- Plan for the worst. Every hiker hates to think about it, but it’s better to be safe than sorry. This is even more true when you have your most precious possession along on the trails. Pack as if the worst could happen—we’re talking shelter, extra food and water, emergency supplies and a good quality knife.
- Prepare for alternate transportation. Children get tired, so, if your little explorer is still young, plan to bring a child carrier, wagon, or even a stroller along. Each of these systems comes with its own needs and accessories, so try it out before the big day to make sure you have everything you need to make it work.
- Plan for fun. Rediscover the forest through the eyes of a child. There will be a lot of learning, so plan to slow down. Pack a bag or satchel to keep all the favorite finds: rocks, acorns, pine cones, and feathers. Print off an educational worksheet or even start your child’s first nature journal. It’s okay if you don’t reach your mapped destination. A love for the outdoors is your real destination.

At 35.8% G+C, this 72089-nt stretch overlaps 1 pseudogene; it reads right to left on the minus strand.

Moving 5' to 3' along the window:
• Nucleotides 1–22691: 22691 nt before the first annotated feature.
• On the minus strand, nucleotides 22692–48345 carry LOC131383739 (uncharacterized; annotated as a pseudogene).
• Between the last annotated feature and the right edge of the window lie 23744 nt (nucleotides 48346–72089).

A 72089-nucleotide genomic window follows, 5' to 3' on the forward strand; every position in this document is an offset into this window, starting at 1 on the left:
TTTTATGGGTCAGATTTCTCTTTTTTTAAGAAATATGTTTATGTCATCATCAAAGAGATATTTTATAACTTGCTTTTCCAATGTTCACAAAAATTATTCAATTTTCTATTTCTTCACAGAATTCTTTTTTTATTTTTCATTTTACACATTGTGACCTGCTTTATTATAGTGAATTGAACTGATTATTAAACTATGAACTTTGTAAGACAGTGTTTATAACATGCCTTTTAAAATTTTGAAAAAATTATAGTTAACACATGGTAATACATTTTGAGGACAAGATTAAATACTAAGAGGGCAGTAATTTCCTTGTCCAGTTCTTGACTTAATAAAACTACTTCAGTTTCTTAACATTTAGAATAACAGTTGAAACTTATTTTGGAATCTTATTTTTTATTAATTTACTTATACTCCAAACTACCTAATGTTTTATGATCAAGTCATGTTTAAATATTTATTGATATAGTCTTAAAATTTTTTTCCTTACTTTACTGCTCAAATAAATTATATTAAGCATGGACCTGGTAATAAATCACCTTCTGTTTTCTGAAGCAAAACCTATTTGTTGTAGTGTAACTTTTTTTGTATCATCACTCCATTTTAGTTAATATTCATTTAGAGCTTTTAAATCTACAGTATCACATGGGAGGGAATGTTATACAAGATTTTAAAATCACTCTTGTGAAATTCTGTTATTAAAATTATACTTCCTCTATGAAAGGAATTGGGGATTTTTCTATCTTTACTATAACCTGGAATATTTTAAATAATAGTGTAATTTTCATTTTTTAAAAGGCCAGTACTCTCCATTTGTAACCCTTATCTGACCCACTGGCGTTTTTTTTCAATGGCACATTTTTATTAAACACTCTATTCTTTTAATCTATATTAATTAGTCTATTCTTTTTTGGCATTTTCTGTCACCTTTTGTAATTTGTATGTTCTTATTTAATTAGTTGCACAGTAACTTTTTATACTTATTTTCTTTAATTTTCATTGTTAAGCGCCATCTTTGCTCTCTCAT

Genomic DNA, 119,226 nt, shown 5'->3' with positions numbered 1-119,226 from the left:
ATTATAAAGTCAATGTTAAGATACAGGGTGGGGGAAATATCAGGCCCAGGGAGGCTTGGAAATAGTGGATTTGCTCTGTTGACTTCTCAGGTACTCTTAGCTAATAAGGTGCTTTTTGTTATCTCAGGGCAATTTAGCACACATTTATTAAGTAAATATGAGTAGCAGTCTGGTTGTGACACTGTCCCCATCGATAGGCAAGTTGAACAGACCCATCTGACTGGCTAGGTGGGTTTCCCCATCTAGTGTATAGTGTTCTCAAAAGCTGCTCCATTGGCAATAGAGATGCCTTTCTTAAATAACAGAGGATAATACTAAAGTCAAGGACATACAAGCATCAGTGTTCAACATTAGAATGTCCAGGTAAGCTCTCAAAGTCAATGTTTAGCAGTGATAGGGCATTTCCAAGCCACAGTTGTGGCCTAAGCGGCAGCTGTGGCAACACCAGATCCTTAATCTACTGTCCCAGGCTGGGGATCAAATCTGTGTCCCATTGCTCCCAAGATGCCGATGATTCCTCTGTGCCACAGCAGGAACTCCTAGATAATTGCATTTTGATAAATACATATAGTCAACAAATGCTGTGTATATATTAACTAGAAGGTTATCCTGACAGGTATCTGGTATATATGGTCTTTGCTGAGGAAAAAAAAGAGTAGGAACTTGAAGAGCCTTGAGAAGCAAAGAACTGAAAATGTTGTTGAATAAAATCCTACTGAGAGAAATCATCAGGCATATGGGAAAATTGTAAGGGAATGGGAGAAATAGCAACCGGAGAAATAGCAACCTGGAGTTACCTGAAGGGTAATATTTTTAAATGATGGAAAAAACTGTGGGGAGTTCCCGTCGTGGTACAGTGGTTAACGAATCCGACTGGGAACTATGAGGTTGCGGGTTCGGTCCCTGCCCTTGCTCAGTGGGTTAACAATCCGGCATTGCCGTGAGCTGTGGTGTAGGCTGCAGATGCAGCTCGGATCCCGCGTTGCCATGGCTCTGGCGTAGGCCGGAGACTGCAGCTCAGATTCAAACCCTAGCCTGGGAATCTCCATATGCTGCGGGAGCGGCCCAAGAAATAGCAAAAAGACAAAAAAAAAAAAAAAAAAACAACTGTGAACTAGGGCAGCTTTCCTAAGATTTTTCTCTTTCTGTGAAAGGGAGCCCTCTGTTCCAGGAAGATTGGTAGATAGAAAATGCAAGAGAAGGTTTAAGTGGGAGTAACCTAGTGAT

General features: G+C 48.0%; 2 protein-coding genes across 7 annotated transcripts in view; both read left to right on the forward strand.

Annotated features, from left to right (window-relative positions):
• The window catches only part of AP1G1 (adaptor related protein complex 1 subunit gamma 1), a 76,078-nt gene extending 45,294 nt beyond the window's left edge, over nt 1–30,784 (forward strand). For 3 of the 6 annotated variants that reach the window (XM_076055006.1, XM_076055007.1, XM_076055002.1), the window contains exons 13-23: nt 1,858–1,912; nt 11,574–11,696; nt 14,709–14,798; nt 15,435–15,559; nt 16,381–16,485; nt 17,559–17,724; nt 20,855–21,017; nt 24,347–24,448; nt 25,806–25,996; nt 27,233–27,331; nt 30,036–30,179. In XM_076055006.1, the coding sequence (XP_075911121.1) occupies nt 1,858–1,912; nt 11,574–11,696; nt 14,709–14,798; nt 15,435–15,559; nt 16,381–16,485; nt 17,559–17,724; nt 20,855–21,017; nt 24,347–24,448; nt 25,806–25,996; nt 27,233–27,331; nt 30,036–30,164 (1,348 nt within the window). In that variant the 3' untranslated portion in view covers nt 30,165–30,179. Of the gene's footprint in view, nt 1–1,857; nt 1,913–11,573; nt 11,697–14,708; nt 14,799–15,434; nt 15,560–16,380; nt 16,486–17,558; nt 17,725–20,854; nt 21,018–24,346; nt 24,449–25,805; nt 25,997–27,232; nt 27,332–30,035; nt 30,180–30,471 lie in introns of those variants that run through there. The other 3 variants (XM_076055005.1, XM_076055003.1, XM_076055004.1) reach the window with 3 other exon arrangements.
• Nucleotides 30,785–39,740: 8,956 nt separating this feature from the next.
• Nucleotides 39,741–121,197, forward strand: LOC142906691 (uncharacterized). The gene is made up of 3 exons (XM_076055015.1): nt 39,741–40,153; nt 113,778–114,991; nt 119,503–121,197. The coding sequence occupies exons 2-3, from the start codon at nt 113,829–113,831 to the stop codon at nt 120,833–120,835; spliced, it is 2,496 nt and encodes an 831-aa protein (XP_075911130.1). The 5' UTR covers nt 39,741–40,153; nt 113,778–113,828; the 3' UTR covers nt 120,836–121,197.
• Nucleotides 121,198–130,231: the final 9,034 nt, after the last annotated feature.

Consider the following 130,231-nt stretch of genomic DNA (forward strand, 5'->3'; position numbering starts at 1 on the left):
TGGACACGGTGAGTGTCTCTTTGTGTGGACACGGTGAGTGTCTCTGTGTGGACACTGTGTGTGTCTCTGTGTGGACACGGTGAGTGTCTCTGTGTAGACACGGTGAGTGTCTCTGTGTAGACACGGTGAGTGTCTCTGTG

More reading: Must have survival gear for hiking
Hiking with Kids: 10 Packing Tips
You may have everything you need for the perfect trip to the woods, but remember that the safety and health of your child is now your primary concern.
It’s possible you may need to stock up on certain supplies or try out new gear before your hiking trip with your toddler.
- Talk about trail rules. Just like crossing the street, your children need to learn the rules of the trail. Explain to them a safe distance they may go ahead of you. Show them what the trail signs mean, and how to stay on the path.